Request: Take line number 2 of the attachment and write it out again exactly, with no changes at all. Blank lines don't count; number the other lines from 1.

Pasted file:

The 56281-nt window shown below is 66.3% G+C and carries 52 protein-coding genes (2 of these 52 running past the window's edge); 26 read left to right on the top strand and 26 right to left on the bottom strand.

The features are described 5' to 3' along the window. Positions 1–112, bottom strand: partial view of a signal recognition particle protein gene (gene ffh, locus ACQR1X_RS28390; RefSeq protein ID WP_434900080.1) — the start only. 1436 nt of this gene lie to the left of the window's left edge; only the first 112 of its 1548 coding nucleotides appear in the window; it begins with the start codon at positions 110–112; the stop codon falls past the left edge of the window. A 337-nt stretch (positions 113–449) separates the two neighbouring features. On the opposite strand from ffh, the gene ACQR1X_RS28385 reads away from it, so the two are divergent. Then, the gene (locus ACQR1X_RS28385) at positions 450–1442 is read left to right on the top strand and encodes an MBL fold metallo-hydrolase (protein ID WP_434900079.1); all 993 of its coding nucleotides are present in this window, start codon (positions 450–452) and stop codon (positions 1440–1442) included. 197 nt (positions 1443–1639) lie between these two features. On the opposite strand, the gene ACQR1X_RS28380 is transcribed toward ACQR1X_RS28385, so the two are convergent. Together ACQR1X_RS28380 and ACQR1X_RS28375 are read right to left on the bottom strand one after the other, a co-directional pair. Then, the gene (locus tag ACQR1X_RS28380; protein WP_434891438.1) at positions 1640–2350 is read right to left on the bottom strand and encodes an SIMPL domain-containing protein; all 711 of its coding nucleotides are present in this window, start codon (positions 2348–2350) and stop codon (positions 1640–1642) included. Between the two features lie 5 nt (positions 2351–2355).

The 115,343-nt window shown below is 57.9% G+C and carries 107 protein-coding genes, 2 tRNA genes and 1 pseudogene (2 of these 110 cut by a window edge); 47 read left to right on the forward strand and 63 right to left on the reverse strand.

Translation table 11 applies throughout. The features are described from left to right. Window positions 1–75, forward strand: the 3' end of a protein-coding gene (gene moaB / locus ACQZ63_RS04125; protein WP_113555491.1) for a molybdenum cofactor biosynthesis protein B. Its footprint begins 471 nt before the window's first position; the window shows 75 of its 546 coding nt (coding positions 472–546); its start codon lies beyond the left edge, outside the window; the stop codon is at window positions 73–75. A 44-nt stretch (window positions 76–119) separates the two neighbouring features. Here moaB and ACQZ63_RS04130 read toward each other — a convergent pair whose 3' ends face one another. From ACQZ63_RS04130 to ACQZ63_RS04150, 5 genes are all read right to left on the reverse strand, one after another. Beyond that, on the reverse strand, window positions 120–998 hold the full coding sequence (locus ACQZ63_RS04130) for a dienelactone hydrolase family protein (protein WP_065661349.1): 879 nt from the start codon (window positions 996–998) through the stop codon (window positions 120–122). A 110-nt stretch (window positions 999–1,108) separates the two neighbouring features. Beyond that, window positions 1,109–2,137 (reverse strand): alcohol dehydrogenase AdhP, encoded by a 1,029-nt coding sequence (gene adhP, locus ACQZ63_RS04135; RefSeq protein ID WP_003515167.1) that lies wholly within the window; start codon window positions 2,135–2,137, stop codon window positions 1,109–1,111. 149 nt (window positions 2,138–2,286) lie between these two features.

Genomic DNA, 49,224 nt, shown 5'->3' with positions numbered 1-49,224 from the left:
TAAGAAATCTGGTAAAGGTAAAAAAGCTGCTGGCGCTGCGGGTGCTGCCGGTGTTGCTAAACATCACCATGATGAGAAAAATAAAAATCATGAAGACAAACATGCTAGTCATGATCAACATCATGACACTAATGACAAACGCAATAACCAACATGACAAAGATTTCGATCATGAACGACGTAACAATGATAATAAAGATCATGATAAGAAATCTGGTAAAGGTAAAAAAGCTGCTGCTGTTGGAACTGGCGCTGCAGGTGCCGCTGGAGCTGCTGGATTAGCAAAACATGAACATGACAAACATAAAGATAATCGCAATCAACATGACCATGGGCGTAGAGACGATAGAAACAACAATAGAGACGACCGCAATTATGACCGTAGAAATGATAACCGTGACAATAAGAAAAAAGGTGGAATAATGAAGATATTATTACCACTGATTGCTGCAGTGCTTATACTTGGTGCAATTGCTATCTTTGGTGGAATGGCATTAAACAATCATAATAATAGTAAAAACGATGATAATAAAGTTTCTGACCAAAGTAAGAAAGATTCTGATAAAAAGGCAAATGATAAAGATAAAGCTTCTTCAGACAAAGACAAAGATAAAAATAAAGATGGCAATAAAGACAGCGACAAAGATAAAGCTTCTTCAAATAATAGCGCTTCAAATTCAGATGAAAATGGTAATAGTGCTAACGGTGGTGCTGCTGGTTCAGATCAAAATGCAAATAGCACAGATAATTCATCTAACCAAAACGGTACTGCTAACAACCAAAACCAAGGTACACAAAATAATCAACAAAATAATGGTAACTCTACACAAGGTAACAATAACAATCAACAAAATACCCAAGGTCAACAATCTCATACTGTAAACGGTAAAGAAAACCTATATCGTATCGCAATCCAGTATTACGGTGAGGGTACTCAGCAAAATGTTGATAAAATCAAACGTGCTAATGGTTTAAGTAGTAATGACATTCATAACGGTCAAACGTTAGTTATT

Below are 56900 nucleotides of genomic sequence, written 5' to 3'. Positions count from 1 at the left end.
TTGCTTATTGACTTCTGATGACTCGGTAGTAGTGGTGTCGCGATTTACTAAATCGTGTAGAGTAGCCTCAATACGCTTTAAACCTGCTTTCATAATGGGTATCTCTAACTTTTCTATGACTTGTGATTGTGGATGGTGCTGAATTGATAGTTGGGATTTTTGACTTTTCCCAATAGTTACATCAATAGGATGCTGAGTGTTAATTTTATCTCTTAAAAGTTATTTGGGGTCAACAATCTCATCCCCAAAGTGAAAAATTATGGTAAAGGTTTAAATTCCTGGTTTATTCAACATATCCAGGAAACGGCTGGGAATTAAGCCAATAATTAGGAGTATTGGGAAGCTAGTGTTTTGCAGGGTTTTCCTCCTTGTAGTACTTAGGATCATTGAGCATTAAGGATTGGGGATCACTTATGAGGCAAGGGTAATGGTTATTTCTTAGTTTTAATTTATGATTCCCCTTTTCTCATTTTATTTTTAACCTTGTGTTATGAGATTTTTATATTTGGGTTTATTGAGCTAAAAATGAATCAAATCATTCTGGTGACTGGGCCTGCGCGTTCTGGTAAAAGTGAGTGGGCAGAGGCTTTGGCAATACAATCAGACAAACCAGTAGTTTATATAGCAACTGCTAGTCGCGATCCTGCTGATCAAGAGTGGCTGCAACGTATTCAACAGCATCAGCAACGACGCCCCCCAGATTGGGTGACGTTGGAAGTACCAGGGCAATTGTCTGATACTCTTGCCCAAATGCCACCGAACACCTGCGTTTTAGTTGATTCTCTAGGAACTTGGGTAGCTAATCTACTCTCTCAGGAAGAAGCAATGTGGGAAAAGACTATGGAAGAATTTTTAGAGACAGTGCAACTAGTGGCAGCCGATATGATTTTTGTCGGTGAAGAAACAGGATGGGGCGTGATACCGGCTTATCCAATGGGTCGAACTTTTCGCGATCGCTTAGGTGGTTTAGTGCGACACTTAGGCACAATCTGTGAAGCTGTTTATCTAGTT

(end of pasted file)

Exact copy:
The features are described 5' to 3' along the window. Positions 1–112, bottom strand: partial view of a signal recognition particle protein gene (gene ffh, locus ACQR1X_RS28390; RefSeq protein ID WP_434900080.1) — the start only. 1436 nt of this gene lie to the left of the window's left edge; only the first 112 of its 1548 coding nucleotides appear in the window; it begins with the start codon at positions 110–112; the stop codon falls past the left edge of the window. A 337-nt stretch (positions 113–449) separates the two neighbouring features. On the opposite strand from ffh, the gene ACQR1X_RS28385 reads away from it, so the two are divergent. Then, the gene (locus ACQR1X_RS28385) at positions 450–1442 is read left to right on the top strand and encodes an MBL fold metallo-hydrolase (protein ID WP_434900079.1); all 993 of its coding nucleotides are present in this window, start codon (positions 450–452) and stop codon (positions 1440–1442) included. 197 nt (positions 1443–1639) lie between these two features. On the opposite strand, the gene ACQR1X_RS28380 is transcribed toward ACQR1X_RS28385, so the two are convergent. Together ACQR1X_RS28380 and ACQR1X_RS28375 are read right to left on the bottom strand one after the other, a co-directional pair. Then, the gene (locus tag ACQR1X_RS28380; protein WP_434891438.1) at positions 1640–2350 is read right to left on the bottom strand and encodes an SIMPL domain-containing protein; all 711 of its coding nucleotides are present in this window, start codon (positions 2348–2350) and stop codon (positions 1640–1642) included. Between the two features lie 5 nt (positions 2351–2355).